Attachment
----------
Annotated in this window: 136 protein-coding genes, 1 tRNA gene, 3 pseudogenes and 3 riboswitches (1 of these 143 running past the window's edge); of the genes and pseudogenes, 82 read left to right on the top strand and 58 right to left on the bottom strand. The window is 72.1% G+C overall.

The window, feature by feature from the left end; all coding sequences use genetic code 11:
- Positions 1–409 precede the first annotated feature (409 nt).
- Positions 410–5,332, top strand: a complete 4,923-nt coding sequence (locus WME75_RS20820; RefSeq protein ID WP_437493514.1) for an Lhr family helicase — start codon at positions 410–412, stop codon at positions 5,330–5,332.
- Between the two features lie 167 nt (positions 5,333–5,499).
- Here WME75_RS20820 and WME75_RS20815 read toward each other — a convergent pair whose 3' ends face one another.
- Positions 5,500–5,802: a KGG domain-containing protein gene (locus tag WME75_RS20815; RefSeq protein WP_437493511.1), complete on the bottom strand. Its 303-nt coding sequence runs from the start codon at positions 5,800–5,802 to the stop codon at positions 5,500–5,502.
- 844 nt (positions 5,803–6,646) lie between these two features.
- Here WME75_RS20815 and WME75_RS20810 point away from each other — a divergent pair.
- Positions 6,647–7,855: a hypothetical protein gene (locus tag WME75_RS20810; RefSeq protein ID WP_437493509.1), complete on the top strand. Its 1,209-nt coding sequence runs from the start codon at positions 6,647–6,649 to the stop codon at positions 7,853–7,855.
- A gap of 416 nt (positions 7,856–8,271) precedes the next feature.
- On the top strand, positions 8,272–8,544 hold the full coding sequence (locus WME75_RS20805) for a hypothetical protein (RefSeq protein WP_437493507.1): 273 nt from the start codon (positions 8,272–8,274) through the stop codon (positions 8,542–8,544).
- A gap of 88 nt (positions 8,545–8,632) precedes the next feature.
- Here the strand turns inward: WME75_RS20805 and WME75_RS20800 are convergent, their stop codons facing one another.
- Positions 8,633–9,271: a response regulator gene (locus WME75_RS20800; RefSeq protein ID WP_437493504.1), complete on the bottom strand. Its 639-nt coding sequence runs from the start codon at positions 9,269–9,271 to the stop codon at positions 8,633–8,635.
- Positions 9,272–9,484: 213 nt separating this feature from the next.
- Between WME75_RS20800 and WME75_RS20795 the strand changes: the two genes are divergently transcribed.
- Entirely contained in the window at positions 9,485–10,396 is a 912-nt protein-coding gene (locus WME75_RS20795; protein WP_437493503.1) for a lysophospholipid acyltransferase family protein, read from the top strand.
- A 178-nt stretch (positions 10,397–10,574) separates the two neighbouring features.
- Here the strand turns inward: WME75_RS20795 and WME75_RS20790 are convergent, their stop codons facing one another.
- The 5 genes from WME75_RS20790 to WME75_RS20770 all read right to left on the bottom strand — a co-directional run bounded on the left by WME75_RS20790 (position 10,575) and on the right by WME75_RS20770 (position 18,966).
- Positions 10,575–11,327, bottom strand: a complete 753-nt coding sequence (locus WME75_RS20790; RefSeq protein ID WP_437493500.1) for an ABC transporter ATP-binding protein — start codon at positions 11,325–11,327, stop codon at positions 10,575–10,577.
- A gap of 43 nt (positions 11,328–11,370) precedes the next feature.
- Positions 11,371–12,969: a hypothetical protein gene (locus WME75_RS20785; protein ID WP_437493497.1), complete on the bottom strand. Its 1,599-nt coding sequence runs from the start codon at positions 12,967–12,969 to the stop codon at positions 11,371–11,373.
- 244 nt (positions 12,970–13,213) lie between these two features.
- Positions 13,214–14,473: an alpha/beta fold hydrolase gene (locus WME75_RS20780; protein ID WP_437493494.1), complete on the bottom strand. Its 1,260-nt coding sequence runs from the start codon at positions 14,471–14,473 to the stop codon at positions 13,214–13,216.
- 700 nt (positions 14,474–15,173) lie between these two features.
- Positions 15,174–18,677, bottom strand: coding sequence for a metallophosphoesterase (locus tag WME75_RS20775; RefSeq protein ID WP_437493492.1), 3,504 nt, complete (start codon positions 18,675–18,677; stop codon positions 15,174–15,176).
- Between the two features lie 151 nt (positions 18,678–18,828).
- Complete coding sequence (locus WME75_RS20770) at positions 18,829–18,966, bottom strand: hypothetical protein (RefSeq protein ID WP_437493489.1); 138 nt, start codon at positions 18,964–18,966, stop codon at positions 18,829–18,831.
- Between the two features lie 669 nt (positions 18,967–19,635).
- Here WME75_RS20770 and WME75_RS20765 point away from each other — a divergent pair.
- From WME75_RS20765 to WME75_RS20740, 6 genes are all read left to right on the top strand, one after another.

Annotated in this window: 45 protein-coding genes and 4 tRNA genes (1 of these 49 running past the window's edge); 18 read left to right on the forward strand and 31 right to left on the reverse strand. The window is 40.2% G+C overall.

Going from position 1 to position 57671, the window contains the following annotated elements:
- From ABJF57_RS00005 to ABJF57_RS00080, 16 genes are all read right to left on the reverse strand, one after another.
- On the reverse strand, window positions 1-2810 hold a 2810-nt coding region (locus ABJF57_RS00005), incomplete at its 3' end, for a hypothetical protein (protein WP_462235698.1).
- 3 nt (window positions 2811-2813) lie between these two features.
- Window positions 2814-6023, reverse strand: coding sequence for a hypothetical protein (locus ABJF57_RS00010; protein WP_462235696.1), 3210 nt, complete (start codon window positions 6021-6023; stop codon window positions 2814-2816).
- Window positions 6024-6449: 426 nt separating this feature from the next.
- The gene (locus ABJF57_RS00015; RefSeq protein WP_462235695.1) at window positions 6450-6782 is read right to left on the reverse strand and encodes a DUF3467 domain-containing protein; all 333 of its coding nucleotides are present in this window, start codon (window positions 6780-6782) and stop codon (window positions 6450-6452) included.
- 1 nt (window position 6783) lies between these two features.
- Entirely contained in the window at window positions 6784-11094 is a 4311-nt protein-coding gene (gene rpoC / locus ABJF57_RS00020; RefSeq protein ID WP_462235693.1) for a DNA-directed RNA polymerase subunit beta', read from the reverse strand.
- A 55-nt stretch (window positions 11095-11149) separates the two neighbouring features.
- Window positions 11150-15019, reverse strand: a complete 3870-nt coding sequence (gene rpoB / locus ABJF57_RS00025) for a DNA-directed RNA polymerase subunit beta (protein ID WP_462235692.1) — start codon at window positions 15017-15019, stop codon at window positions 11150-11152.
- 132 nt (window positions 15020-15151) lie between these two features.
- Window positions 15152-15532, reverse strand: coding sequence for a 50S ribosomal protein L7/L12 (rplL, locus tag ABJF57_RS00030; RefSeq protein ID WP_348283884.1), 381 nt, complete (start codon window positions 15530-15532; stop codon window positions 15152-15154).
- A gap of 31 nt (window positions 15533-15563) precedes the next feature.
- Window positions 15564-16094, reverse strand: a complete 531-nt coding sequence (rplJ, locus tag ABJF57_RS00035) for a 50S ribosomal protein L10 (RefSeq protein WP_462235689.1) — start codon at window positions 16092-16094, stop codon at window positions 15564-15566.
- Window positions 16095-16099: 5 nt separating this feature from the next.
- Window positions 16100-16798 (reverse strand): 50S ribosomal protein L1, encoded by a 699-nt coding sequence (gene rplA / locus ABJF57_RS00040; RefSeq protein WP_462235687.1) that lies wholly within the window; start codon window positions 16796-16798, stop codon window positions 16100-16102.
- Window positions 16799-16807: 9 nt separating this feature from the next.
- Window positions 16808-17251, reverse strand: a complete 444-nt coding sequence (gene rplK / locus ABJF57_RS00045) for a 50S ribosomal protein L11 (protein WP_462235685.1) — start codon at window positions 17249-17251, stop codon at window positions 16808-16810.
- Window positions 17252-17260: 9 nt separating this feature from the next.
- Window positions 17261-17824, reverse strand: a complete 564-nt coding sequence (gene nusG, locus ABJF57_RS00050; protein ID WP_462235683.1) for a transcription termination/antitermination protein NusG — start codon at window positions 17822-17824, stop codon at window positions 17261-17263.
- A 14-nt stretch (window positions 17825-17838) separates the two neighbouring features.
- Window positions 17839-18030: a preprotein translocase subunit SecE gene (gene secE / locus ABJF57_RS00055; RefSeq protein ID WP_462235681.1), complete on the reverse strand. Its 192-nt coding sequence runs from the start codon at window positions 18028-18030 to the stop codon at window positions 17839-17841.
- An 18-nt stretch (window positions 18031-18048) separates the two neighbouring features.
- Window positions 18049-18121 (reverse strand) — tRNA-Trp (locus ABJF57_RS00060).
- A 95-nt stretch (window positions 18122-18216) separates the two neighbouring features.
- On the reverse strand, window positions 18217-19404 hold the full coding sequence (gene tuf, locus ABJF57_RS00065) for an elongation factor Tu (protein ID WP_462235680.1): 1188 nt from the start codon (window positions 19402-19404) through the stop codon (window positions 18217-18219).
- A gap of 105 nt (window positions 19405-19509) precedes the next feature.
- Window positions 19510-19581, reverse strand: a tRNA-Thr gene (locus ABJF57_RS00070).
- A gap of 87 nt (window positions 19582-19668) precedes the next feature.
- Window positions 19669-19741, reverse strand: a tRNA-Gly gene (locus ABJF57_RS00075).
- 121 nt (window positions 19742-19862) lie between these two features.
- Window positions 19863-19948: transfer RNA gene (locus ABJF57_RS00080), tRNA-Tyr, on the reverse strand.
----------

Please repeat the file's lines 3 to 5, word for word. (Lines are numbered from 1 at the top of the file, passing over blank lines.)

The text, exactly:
- Positions 1–409 precede the first annotated feature (409 nt).
- Positions 410–5,332, top strand: a complete 4,923-nt coding sequence (locus WME75_RS20820; RefSeq protein ID WP_437493514.1) for an Lhr family helicase — start codon at positions 410–412, stop codon at positions 5,330–5,332.
- Between the two features lie 167 nt (positions 5,333–5,499).